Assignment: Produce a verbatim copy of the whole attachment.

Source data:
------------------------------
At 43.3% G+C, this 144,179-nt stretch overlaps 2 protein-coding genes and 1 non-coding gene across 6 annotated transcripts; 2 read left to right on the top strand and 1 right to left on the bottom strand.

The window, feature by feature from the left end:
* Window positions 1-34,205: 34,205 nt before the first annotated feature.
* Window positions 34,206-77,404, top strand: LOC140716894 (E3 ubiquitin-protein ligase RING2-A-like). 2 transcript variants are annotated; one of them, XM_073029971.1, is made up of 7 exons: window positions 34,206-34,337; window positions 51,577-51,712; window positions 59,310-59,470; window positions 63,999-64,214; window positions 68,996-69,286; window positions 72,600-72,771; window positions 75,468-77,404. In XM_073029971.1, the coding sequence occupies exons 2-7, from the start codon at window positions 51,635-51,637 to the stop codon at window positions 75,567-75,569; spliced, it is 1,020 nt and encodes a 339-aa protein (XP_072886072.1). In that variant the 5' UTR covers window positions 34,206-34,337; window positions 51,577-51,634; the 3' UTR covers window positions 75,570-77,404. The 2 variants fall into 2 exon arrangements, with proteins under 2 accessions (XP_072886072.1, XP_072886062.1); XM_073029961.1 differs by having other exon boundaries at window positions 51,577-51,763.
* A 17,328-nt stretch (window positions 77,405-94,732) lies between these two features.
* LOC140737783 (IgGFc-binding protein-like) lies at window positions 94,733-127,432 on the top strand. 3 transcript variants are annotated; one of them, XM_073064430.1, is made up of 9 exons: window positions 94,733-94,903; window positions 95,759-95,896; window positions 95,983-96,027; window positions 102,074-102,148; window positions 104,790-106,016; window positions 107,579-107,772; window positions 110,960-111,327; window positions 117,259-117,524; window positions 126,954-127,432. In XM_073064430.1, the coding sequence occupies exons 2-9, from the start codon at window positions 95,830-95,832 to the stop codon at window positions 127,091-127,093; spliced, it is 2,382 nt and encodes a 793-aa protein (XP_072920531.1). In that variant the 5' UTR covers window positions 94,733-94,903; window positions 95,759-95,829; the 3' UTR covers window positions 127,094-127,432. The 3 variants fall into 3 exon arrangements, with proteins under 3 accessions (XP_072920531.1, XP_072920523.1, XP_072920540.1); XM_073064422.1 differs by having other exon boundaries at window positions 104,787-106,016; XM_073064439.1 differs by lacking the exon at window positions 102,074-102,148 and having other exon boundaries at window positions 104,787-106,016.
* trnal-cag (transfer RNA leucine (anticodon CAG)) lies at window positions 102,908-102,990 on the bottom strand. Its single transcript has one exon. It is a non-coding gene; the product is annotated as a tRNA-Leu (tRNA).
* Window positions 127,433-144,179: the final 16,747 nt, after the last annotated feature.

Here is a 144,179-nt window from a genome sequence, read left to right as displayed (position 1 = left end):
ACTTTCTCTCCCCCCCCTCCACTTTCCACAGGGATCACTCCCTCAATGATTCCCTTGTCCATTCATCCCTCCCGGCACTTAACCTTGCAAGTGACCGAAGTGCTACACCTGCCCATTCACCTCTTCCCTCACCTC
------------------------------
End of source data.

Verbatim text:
At 43.3% G+C, this 144,179-nt stretch overlaps 2 protein-coding genes and 1 non-coding gene across 6 annotated transcripts; 2 read left to right on the top strand and 1 right to left on the bottom strand.

The window, feature by feature from the left end:
* Window positions 1-34,205: 34,205 nt before the first annotated feature.
* Window positions 34,206-77,404, top strand: LOC140716894 (E3 ubiquitin-protein ligase RING2-A-like). 2 transcript variants are annotated; one of them, XM_073029971.1, is made up of 7 exons: window positions 34,206-34,337; window positions 51,577-51,712; window positions 59,310-59,470; window positions 63,999-64,214; window positions 68,996-69,286; window positions 72,600-72,771; window positions 75,468-77,404. In XM_073029971.1, the coding sequence occupies exons 2-7, from the start codon at window positions 51,635-51,637 to the stop codon at window positions 75,567-75,569; spliced, it is 1,020 nt and encodes a 339-aa protein (XP_072886072.1). In that variant the 5' UTR covers window positions 34,206-34,337; window positions 51,577-51,634; the 3' UTR covers window positions 75,570-77,404. The 2 variants fall into 2 exon arrangements, with proteins under 2 accessions (XP_072886072.1, XP_072886062.1); XM_073029961.1 differs by having other exon boundaries at window positions 51,577-51,763.
* A 17,328-nt stretch (window positions 77,405-94,732) lies between these two features.
* LOC140737783 (IgGFc-binding protein-like) lies at window positions 94,733-127,432 on the top strand. 3 transcript variants are annotated; one of them, XM_073064430.1, is made up of 9 exons: window positions 94,733-94,903; window positions 95,759-95,896; window positions 95,983-96,027; window positions 102,074-102,148; window positions 104,790-106,016; window positions 107,579-107,772; window positions 110,960-111,327; window positions 117,259-117,524; window positions 126,954-127,432. In XM_073064430.1, the coding sequence occupies exons 2-9, from the start codon at window positions 95,830-95,832 to the stop codon at window positions 127,091-127,093; spliced, it is 2,382 nt and encodes a 793-aa protein (XP_072920531.1). In that variant the 5' UTR covers window positions 94,733-94,903; window positions 95,759-95,829; the 3' UTR covers window positions 127,094-127,432. The 3 variants fall into 3 exon arrangements, with proteins under 3 accessions (XP_072920531.1, XP_072920523.1, XP_072920540.1); XM_073064422.1 differs by having other exon boundaries at window positions 104,787-106,016; XM_073064439.1 differs by lacking the exon at window positions 102,074-102,148 and having other exon boundaries at window positions 104,787-106,016.
* trnal-cag (transfer RNA leucine (anticodon CAG)) lies at window positions 102,908-102,990 on the bottom strand. Its single transcript has one exon. It is a non-coding gene; the product is annotated as a tRNA-Leu (tRNA).
* Window positions 127,433-144,179: the final 16,747 nt, after the last annotated feature.

Here is a 144,179-nt window from a genome sequence, read left to right as displayed (position 1 = left end):
ACTTTCTCTCCCCCCCCTCCACTTTCCACAGGGATCACTCCCTCAATGATTCCCTTGTCCATTCATCCCTCCCGGCACTTAACCTTGCAAGTGACCGAAGTGCTACACCTGCCCATTCACCTCTTCCCTCACCTC